Implementing a JEP

It’s recommended for JEPs that the implementation is spread across one or more Enhancements as described above.

Issue states

JBS only has a few states in which a Bug or Enhancement can be:

Type Covers
New Initial state after an issue is filed. Bugs in the JDK Project must be taken out of the New state (“Triaged” - see below) in a timely manner. In general, triaging is recommended to be done for all issue types and projects as a sign that the issue is correctly filed, and will be seen by the right developers - this is especially important towards the end of a release.
Open Once the issue has been triaged it will be in the Open state and will stay here until an assignee decides to work on it, at which point it’s encouraged that the “Start Work” option be selected to move it to In Progress.
In Progress The In Progress state is used to show that the assignee is actively working on the issue. It has the optional sub-states (Understanding): Cause Known, Fix Understood, In Review.
Resolved When the issue has been fixed it is Resolved using the Resolve action in JBS.
Closed To finally close an issue it also needs to be verified using the issue’s regression test.

JBS Issue Flow

Triaging an issue

For most JDK areas, triage is performed on a regular basis (at least weekly) by triage teams. Each triage team consists of Contributors who are area experts for a specific area or feature. If you haven’t been selected to be part of a triage team for a specific area you shouldn’t be triaging bugs in that area.

When triaging an issue, first give it a general review.

  1. If the issue is a duplicate, close it as such.
  2. If the issue belongs to a different area (it was filed in libraries, but it’s an HotSpot issue), transfer it to the correct component/subcomponent making sure that the state remains New.
  3. If the issue is incomplete, add a comment noting what is needed and resolve the bug as Resolved - Incomplete. This is the JBS way of saying “need more information”. If no more information is obtained within reasonable time, the issue should be closed (Closed - Incomplete).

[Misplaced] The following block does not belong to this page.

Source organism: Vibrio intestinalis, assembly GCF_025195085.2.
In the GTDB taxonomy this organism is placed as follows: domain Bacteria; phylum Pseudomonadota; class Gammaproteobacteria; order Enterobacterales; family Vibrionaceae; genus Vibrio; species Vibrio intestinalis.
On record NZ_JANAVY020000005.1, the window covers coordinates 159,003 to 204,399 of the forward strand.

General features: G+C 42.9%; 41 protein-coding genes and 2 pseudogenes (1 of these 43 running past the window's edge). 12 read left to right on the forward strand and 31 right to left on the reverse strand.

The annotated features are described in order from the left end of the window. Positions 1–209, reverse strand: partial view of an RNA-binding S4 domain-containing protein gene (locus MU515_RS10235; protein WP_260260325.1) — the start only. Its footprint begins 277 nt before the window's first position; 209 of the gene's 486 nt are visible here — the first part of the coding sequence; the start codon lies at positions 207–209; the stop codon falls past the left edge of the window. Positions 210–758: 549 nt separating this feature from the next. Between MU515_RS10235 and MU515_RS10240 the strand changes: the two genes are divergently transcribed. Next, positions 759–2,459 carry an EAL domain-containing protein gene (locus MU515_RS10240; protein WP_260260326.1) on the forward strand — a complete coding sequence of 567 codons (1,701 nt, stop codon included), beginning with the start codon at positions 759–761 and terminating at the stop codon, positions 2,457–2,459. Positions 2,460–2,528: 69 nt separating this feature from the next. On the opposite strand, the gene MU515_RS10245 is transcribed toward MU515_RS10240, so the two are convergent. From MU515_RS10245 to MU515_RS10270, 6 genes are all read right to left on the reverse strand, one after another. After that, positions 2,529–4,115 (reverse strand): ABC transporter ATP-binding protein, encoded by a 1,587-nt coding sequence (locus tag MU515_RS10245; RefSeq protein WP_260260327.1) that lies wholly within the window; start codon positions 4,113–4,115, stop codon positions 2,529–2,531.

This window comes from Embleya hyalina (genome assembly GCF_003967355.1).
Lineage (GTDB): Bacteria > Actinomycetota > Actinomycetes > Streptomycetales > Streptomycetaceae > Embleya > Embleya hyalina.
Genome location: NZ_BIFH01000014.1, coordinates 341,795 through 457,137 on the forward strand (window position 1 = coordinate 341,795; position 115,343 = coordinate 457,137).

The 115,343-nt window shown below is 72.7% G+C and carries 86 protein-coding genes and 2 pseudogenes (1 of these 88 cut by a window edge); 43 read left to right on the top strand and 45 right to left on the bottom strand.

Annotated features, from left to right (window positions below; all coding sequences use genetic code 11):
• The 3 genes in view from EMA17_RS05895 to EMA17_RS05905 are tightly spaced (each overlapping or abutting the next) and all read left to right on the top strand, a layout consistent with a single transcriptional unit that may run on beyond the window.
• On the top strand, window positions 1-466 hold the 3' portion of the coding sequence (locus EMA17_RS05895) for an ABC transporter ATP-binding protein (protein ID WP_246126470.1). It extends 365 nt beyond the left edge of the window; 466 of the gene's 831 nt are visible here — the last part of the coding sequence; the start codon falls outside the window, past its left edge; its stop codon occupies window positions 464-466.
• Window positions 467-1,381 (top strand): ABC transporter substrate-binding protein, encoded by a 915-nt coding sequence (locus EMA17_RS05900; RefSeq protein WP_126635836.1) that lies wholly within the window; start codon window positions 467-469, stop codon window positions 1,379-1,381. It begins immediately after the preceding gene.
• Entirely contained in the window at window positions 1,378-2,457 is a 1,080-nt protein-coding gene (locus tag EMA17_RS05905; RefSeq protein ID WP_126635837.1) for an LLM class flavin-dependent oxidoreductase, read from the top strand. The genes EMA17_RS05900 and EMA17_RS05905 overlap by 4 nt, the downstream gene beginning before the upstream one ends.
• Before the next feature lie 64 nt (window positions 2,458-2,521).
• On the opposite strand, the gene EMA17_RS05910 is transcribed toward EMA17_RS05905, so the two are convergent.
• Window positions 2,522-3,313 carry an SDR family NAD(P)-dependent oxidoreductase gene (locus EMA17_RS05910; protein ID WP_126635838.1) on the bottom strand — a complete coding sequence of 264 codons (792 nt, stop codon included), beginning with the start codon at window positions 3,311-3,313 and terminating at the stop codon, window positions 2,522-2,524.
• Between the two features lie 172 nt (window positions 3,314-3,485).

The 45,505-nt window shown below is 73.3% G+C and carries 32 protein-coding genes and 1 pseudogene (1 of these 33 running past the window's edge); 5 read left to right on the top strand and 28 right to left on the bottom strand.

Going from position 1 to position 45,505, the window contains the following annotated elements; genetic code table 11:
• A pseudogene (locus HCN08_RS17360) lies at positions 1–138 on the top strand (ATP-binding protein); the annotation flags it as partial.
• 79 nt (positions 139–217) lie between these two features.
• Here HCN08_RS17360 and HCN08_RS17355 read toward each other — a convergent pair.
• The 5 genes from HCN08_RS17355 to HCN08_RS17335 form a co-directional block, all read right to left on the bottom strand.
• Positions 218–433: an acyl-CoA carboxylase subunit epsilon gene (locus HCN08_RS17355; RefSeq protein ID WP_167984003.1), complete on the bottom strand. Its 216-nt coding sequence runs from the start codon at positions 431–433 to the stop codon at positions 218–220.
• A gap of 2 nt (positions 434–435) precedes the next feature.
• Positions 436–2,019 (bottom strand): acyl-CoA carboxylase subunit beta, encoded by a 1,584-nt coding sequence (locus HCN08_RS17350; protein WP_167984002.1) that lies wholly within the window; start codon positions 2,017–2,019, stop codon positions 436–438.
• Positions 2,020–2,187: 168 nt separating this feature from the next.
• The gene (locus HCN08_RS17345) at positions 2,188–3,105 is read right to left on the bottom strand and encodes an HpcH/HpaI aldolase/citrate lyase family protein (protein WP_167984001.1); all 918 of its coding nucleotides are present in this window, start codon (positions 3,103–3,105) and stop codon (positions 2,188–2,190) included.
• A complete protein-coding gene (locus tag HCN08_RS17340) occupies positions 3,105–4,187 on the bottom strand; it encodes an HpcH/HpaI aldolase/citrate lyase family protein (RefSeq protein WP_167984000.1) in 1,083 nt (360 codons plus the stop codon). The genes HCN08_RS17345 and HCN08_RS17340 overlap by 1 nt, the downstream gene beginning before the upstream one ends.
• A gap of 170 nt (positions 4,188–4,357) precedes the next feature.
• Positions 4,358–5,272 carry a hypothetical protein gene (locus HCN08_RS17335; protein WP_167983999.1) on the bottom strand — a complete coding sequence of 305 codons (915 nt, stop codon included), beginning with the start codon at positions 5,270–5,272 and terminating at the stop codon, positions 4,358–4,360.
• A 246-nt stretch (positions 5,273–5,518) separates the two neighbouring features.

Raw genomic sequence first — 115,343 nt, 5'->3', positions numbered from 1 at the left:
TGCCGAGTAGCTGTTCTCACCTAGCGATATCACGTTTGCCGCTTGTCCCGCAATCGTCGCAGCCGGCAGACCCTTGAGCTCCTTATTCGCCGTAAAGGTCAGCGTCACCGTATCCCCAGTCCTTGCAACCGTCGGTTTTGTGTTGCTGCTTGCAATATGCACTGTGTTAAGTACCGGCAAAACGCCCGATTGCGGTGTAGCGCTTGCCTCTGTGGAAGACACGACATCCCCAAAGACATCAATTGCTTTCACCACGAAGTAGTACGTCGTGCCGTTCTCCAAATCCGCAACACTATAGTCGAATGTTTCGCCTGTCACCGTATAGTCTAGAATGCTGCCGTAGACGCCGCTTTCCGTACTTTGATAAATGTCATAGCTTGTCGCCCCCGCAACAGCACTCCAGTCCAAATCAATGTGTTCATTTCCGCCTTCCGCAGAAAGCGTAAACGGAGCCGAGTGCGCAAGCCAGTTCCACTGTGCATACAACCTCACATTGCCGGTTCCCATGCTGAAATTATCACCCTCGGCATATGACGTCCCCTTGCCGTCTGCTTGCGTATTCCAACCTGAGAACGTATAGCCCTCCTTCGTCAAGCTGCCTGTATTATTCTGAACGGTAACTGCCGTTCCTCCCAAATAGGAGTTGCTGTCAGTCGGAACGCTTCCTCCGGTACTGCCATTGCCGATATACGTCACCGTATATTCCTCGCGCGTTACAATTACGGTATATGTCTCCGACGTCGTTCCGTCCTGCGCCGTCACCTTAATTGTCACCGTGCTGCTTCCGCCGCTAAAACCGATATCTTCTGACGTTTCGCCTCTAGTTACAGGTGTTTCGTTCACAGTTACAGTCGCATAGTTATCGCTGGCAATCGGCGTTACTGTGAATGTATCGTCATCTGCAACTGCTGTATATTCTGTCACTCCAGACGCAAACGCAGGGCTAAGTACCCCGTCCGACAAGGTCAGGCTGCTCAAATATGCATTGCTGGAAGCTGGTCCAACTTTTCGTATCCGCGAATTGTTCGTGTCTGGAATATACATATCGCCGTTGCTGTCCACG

Now that the issue is in the right component and has the basic information, the analysis continues to get a more detailed understanding of the issue, and what should be done:

  1. Ensure the priority is correct.
    • An approach that has been used for getting a consistent view of priority is to consider three aspects of the issue: Impact of the issue; Likelihood of it occurring; and, whether there is a Workaround. The higher the impact and likelihood the higher the priority; then, having a workaround reduces that priority - but mostly where the impact and likelihood aren’t that severe.
  2. Ensure the Affects Version/s field is correct (within reason).
    • This may involve reproducing the bug, if doing so is fast and easy.
    • In addition to the version where the bug was found, take special care to also investigate if the bug affects mainline.
    • For enhancements the Affects Version/s should be empty unless you feel that the enhancement is only relevant to a particular release family, and shouldn’t go into a future mainline release.
    • Affects Version/s should never use any of the “special” values available in JBS like tbd, na, unknown or similar. Only actual JDK release numbers or -pool versions should be used.
  3. Set the Fix Version/s.
    • A bug should be fixed first in the most recent version where it exists. If you don’t know what version the fix will go into set the Fix Version/s to tbd.
    • If the bug also exists in older versions it may require backporting.
      • The decision to backport to a release should be made inline with the guidelines of the lead for that release.
      • There are two options for creating backport issues to track the backport: one is to create it manually once it’s agreed that the bug should be backported; the second, is to let the bots create the backport issue once you integrate the fix to the repository (see Working with backports in JBS). In most cases, letting the bots create the backport issue is preferred.
    • For Project internal changes intended to be integrated to a Project repository rather than the JDK or JDK Updates repositories, the Fix Version/s should be set to internal, or if the Project is large enough to have its own repo-* fix version, use that.
    • Only one Fix Version/s should ever be set. If the issue is to be fixed in additional releases then separate backport issues must be created (see Working with backports in JBS). There are exceptions to this rule for CSRs and Release Notes.
  4. Make sure the bug has all the required labels – see JBS Label Dictionary.